I think the luma detail is being limited elsewhere, there's got to be upsizing going on, given that I can't even match AVCHD @ 3840x2160, nor even improve upon (luma detail) from 1080p MJPEG.. it must be upsized 720p (or perhaps some other arbitrary number less than 1080p), the detail increase from raising the dimensions perhaps means luma detail is being lost along the way, and increasing the size prevents that.

  • @duartix Really enjoying this thread. Have you looked at using jpegsnoop to look at quality, chroma, luma?

  • (edit)

    There was (and still is) a color transformation error in my screen grabbing workflow, so please fully disregard the following original text:

    "There is something I forget to say in my last post: even though AVCHD responds much better to color grading, MJPEG 2048x864 is neck to neck where it comes to resolution. It's got a bit less vertical but it compensates with horizontal. When I resize one to the size of the other, resolutions are virtually indistinguishable."

    (/edit)

    Framing the chart at a distance was what I did when I saw that I needed higher frequencies. We're not testing lenses, we're testing codecs so that should do as the sensor resolution doesn't vary to the corners.

    As for the resolutions you are trying, I think you are chasing ghosts, the GH2 does video at top quality because it bins pixels before they reach the pipeline. This has all kinds of advantages, better IQ, resistance to moiré and above all faster readout speed! My take is that you won't get more detail simply because the pixels are binned at readout time, but feel free to experiment.

  • Quick crop from the v component of a normal picture @ 300%

    1080p MJPEG:

    image

    2160p MJPEG (down scaled to 1080p):

    image

  • @driftwood: Downloading! Thanks.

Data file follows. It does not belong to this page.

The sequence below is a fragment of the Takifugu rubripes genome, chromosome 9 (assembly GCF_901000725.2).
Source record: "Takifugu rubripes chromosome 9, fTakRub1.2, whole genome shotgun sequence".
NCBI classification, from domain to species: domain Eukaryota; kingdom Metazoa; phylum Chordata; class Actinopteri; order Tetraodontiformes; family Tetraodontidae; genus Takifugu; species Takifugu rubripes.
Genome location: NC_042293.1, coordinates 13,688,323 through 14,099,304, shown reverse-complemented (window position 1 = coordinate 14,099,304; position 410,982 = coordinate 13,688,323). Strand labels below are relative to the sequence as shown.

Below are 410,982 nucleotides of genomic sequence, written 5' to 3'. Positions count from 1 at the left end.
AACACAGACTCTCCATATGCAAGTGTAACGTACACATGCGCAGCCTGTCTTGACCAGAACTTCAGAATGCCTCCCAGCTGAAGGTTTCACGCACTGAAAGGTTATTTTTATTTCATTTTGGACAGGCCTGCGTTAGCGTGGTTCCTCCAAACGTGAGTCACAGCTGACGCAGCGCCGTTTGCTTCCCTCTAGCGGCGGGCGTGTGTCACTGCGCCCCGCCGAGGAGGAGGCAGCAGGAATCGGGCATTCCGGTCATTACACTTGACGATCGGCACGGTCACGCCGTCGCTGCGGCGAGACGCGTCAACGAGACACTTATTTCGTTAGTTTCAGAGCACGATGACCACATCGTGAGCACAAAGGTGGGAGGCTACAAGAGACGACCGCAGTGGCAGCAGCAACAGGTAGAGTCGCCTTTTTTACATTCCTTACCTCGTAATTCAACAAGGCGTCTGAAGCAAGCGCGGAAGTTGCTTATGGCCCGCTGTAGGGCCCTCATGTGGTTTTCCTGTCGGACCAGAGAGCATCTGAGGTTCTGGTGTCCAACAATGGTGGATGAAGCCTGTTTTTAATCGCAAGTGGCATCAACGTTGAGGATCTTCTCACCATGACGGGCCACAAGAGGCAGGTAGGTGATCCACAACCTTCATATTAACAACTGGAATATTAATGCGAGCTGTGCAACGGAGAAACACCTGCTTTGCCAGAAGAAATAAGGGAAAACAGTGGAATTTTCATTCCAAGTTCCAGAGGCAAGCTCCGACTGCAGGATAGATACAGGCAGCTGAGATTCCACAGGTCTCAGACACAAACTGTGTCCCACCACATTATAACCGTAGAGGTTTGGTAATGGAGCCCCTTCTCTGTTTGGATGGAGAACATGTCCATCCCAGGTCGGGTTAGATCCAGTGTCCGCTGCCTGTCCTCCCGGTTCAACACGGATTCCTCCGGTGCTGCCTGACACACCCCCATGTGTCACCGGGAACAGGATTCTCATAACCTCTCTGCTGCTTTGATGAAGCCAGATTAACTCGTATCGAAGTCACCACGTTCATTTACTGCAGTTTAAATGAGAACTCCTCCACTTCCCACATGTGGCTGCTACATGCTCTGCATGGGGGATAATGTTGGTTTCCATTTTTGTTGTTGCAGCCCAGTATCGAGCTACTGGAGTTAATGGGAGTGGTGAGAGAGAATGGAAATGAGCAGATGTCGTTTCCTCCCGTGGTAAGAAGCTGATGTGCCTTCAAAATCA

@Athiril: can you please try the same for 2048?

  • 2048x1152, or 2048x864?

  • @duartix I use jpegsnoop all the time for my mjpeg tests, helps get good mjpeg settings as used in highest mjpeg res Quantum patches.

  • @driftwood: It does work, but I need to losslessly transform the MOV files into AVI with AVIDemux.

    It does give out a lot of information but I really don't know what to make of it. I'm also not sure if the issue is with compression but here goes (the interesting bits):

    Precision=8 bits

    Destination ID=0 (Luminance)

    DQT, Row #0:   4   4   4   4  11   8  19  19 
    
    DQT, Row #1:   4   4   4   4   8  15  19  19 
    
    DQT, Row #2:   4   4   8   8   8  15  26  23 
    
    DQT, Row #3:   4   8   8  11  19  23  34  34 
    
    DQT, Row #4:   4   8  11  19  23  26  19  38 
    
    DQT, Row #5:  15  11  19  23  26  34  26  34 
    
    DQT, Row #6:   8  23  30  26  34  38  34  30 
    
    DQT, Row #7:  23  26  30  30  38  38  34  34 
    
    Approx quality factor = 83.44 (scaling=33.13 variance=68.50)
    

    Precision=8 bits

    Destination ID=1 (Chrominance)

    DQT, Row #0:   8   4   8   8  34  34  34  34 
    
    DQT, Row #1:   8   8  15  19  34  34  34  34 
    
    DQT, Row #2:   8  15  23  34  34  34  34  34 
    
    DQT, Row #3:   8  34  34  34  34  34  34  34 
    
    DQT, Row #4:  23  34  34  34  34  34  34  34 
    
    DQT, Row #5:  34  34  34  34  34  34  34  34 
    
    DQT, Row #6:  34  34  34  34  34  34  34  34 
    
    DQT, Row #7:  34  34  34  34  34  34  34  34 
    
    Approx quality factor = 82.58 (scaling=34.84 variance=40.56)
    

    *** Marker: SOF0 (Baseline DCT) (xFFC0) ***

    OFFSET: 0x000021E4

    Frame header length = 17

    Precision = 8

    Number of Lines = 864

    Samples per Line = 2048

    Image Size = 2048 x 864

    Raw Image Orientation = Landscape

    Number of Img components = 3

    Component[1]: ID=0x01, Samp Fac=0x22 (Subsamp 1 x 1), Quant Tbl Sel=0x00 (Lum: Y)
    
    Component[2]: ID=0x02, Samp Fac=0x11 (Subsamp 2 x 2), Quant Tbl Sel=0x01 (Chrom: Cb)
    
    Component[3]: ID=0x03, Samp Fac=0x11 (Subsamp 2 x 2), Quant Tbl Sel=0x01 (Chrom: Cr)
    

    So, do all those 4's in the luma quantization table mean it's less agressive than the chroma table that is full of 8's?

    And the color subsampling is it 4:1:1? Would that would explain the differences that @Athiril has noticed vs 4:2:0 on AVCHD?

  • 2048 x 864, if you don't mind!

  • JPEGSnoop's Alt+6/7/8 has given me a heart attack!

    I'm appalled at how much color subsampling is being done and I still see a recognizable image when it's all put together again. I guess this is how state of the art compression works (well at least it was state of the art in 1992). :)

    And now back to work on VBR + AVCHD + 2fps. ;)

  • Try Copy Video in AviDemux to use the same MJPEG codec rather than output to uncompressesd (if thats what you're doing).

    Just did all the tests on a colour on colour real life target.. hopefully I got the distance/enlargement about right to show off differences between them all.